She had not been considered a threat for many years. After Avatar Aang removed her ability to firebend she spent several years in a hospital designed to treat ailments of the mind as well as the body. When she came back to the capital city she was quiet.
Firelord Zuko visited her almost every day, sometime for only a minute or two, sometimes for hours. It depended on how quickly she insisted he leave.
General Iroh had been the surprise. The first time he had stopped by she yelled at him until her throat was sore and yet he did not leave. He sat there calmly making tea while she ranted. He offered her a cup, she refused to drink. When she quieted, he suggested they play Pai Sho. She threw the board at him.
The next week he returned, again with tea. Again with Pai Sho. She didn't yell as long this time, and they actually played a game. To General Iroh's surprise, she was quite good at it.
It became a weekly ritual, the tea, the challenge of the game, the odd talks while they contemplated strategy. Azula never said thank you, and Iroh never pressed the issue. And yet the week he failed to come, she cried.
While Zuko had never forbidden her from leaving the grounds of her home he did stipulate that she have a guard when she did. It was never necessary; she enforced her own house arrest better than any guard could. The day of Iroh's funeral was the last time she ventured out.
Azula. Once Princess Azula, the favored daughter of Firelord Ozai and for a mere day Firelord Azula was now most commonly called 'Crazy Aunt Azula' or 'that witch hidden in the back of the palace'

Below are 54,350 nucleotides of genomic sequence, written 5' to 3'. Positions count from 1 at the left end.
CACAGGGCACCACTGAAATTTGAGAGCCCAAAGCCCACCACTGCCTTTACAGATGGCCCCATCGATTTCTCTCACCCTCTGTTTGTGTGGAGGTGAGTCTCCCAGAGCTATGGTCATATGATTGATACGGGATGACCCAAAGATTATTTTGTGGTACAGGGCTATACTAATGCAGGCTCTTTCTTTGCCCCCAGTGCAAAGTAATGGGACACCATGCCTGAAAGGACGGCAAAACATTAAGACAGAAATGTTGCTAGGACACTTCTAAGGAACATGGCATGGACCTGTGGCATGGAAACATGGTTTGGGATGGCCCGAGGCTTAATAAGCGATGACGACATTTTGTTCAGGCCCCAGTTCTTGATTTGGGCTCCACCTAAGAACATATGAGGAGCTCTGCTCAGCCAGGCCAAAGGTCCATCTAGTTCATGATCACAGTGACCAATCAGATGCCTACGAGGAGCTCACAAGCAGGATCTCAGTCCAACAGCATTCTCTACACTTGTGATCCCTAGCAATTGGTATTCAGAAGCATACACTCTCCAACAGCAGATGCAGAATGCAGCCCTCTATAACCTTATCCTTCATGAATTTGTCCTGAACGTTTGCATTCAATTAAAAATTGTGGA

That last one she actively cultivated by a well honed game of anger and fear designed to keep irritating children from bothering her. Waning out her days, aging and useless was insufferable enough; the teasing of those little brats was unbearable. When she heard the knock at her door she fell into her timeworn role as the insane witch, yelling threats and obscenities towards the landing.
After a few seconds she paused, listening for the all too familiar, satisfying pitter-patter of feet running away, the light yelps of fear.
Another knock, more polite than the first.
She gritted her teeth. That was not her brother; he never came to the front door. And her inability to see anyone through the nearby window told her that whoever was knocking was at least a head shorter than an adult. So a child. She didn't know any children who would want to see her. So either this one was particularly brave, foolhardy – or both. Standing, she pushed her grey hair back from her face and stalked towards the entryway. She fixed the sternest, most aggressive expression she could fit on her face and threw the door open.
Her jaw dropped.
She was thrown back to a memory of when she was seven, tossing stones at turtle ducks. The bank was slippery after a fresh rain and in her stupidity; she stepped too close and fell right in. It might have been all right had her idiot brother not witnessed the whole affair and run over to give her a hug.
She hated that memory.
But still the kid stood there, watching her without fear and without gawking. She narrowed her eyes to gaze back at him when he offered her a slight bow, the sort reserved for respectfully greeting elder family members. She frowned. "Who are you?"
"Iroh." He answered the question dutifully.
The name made her skin crawl. She had forcibly pushed that name from her mind, tried to forget the succor and time offered if only because she knew she had never repaid him for it. And yet he lingered in her dreams and every once in a while she could hear one of his stupid proverbs ringing in her ears. Her brother's face… her uncle's name. This had to be the brat grandchild of her precious Zuzu. "What do you want?"